This fact also makes this form of paintball questionable, since no mark of paint is left, it allows players to cheat much more easily. A Reball is more expensive than a paintball, but since they can be cleaned and reused many times, they potentially have a lower cost per use. Some paintball parks have added dedicated reball fields, and some fields have actually gone exclusive with Reballs, eliminating the use of paintballs entirely. 

The primary use of Reballs, as intended initially by the manufacturer, is as a practice aid for teams who wish to save money by using reusable ammunition. Other manufacturers have created similar products, such as the V-Ball, a Velcro (hence the name V-Ball) reusable paintball. Reballs are also used at a lower velocity because of their inability to break on whoever they hit. For example, a Regular paintball will normally be shot at approximately 300 ft/s (91 m/s), but a Reball is supposed to be used at around 250 ft/s (76 m/s). It is noteworthy that the composition of Reballs results in increased ricochets, depending on the surfaces that they hit.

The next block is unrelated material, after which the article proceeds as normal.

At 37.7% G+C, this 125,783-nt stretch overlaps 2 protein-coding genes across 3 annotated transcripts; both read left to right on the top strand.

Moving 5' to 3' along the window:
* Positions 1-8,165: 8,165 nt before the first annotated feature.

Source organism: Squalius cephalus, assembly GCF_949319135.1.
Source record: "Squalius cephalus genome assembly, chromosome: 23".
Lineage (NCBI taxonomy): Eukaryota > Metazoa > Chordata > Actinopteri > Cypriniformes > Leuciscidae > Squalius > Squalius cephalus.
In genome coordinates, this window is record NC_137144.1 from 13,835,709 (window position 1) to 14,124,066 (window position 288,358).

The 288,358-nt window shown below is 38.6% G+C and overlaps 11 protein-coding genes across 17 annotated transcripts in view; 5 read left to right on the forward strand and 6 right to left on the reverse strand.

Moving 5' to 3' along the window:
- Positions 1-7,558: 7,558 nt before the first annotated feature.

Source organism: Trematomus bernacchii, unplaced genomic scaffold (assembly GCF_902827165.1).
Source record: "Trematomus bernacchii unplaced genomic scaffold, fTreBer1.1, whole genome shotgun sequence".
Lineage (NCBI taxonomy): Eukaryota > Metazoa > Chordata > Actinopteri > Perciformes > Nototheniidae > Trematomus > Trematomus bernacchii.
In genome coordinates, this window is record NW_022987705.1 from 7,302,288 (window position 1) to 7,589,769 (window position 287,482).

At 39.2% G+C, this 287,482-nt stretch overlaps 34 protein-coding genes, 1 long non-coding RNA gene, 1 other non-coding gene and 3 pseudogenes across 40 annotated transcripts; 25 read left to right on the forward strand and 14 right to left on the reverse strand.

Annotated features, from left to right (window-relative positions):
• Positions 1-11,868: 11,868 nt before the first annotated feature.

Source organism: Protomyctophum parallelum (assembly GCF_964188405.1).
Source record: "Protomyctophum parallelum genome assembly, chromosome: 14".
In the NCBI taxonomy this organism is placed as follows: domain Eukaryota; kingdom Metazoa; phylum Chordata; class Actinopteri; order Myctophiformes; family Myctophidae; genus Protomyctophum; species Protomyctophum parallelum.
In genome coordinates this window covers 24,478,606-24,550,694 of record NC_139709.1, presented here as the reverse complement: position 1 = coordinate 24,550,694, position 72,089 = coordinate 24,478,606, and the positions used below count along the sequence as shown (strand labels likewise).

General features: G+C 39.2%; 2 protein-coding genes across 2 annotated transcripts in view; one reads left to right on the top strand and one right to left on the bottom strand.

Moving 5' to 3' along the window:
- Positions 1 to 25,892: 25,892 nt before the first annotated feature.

The term 'reusable balls' does not refer to paintballs that have been picked up from the ground.


Vehicles

Main article: Paintball tank
Paintball tanks are a wide variety of vehicles sometimes used in woodsball events to eliminate large numbers of opponents by using protection and superior firepower. They can range from golf carts covered in plywood to real military tanks with real guns converted to fire paintballs. 

Many paintball sponsors and businesses sometimes have their own paintball tanks which they take to events. Although local paintballs parks usually don't make use of vehicles (since the cost of the vehicle and its maintenance can be prohibitive), tournaments and other 'sponsored' events will often feature several.